The teens' story is solidly set in 1980s Mexico City, expertly interspersed with chapters recounting adult Meche's return to Mexico City for a family funeral. The back and forth in time feels flawless, as deftly handled as the changes in point-of-view, which allow readers into all the characters' heads (teen and adult alike) without ever being confusing. While the teens' story ramps up to disaster, adult Meche's story is more about internal change. This is not to say the adult story is any less magical--even more so, perhaps. After all, it's easy to believe in magic when you're young. As we age, that faith gets kicked out of most of us.
Some readers will resist sympathizing with Meche, who has a prickly personality and tends to abuse her few faithful friends, even as an adult. But I enjoyed her strong identity and the fact that she is who she is. She grows and improves, but she remains fundamentally herself, which is an admirable feat for anyone, but especially for a female coming-of-age heroine. Her prickliness makes her moments of tenderness even more touching. For example, I loved her relationship with her grandmother, which was gentle but not sappy.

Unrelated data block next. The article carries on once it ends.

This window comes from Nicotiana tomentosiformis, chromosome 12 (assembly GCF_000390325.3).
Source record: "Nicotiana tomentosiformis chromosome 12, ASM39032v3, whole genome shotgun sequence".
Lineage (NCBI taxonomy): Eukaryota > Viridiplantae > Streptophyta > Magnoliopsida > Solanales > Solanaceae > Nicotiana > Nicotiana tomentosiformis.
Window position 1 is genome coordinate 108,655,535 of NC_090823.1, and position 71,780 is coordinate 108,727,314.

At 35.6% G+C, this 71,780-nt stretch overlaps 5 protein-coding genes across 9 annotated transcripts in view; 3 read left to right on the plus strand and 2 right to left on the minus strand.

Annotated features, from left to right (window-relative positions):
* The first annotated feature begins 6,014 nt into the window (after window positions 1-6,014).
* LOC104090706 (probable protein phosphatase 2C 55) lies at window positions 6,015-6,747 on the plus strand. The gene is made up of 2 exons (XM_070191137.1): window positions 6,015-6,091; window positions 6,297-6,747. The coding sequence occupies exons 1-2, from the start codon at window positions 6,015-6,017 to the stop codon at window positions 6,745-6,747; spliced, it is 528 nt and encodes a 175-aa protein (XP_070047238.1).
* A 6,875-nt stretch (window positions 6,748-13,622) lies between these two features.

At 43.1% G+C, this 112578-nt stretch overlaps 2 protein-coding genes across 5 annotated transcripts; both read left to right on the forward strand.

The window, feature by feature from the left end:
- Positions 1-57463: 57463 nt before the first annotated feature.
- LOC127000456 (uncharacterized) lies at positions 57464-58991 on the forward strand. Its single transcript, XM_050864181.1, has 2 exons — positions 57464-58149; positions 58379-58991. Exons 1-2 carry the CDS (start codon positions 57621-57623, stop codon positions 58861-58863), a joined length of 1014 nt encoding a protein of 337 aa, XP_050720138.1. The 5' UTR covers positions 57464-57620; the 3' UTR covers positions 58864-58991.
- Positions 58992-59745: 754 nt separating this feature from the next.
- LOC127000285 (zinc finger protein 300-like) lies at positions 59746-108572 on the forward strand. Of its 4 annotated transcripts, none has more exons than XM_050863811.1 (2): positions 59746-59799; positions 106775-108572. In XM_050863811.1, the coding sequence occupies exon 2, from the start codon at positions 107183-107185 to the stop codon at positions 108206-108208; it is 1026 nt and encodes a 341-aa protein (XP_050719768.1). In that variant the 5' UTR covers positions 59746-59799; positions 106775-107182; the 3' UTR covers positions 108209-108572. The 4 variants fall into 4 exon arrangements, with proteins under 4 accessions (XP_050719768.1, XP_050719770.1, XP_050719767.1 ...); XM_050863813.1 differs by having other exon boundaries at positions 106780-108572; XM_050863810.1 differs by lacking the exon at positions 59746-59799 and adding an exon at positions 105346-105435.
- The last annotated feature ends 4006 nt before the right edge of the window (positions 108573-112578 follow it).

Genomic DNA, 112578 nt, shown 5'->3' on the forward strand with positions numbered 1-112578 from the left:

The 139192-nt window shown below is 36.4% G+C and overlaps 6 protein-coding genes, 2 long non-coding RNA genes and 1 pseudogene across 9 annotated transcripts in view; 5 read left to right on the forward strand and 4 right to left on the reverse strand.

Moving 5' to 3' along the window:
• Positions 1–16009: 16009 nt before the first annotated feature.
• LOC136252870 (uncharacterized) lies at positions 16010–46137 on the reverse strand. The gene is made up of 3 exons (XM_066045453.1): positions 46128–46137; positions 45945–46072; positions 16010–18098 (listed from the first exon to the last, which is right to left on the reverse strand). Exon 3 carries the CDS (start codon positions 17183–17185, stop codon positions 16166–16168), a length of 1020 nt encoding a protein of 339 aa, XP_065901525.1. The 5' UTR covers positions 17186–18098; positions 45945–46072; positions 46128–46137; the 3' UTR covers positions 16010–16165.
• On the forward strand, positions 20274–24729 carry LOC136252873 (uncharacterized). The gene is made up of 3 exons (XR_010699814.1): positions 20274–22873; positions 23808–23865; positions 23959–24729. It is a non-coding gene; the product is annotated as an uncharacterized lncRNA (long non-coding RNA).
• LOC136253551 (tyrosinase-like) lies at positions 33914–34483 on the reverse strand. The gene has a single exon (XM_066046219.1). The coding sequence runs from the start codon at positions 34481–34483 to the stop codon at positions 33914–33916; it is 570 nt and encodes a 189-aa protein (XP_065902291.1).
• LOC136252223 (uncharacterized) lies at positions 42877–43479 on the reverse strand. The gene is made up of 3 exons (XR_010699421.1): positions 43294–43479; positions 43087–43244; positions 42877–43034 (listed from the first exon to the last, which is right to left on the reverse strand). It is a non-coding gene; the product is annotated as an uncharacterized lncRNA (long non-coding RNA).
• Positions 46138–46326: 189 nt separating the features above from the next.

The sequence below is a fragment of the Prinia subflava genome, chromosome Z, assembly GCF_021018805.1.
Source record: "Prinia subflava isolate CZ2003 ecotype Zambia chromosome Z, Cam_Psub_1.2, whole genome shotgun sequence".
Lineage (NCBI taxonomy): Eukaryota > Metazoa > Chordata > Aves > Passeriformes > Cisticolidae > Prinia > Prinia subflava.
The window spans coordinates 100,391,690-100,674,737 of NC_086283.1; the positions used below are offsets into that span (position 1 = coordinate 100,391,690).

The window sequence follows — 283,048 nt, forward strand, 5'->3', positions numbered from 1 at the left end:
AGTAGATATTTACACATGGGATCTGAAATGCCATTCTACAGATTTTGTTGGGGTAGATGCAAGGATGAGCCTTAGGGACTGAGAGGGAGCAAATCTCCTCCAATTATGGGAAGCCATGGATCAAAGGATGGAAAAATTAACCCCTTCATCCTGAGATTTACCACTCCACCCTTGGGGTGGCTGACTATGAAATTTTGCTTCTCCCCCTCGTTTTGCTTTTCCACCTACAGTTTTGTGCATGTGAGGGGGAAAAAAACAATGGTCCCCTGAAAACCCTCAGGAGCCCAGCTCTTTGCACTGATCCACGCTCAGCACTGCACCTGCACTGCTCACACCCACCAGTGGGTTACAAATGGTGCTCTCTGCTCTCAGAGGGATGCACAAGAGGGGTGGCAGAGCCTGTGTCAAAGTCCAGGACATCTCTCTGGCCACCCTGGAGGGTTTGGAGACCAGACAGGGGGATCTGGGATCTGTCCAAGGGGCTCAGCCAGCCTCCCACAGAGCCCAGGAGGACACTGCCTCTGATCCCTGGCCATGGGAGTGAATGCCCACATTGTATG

A subplot involving Meche's friend Daniela and a teacher, though completely believable, felt a bit pat to me. I would've preferred more focus on Daniela's self-perception as a person with chronic illness, especially when that illness seems cured, at least temporarily, by magic. But that's less a complaint than a desire for more of this world Moreno-Garcia has conjured. (Luckily, the author has provided a playlist to let us live there a little longer.)
SIGNAL TO NOISE conveys the raw emotions of the teenage years without slipping too far into nostalgia or downplaying the emotional struggles of adulthood. It's a marvelous balancing act. I can't wait to see what Moreno-Garcia does next!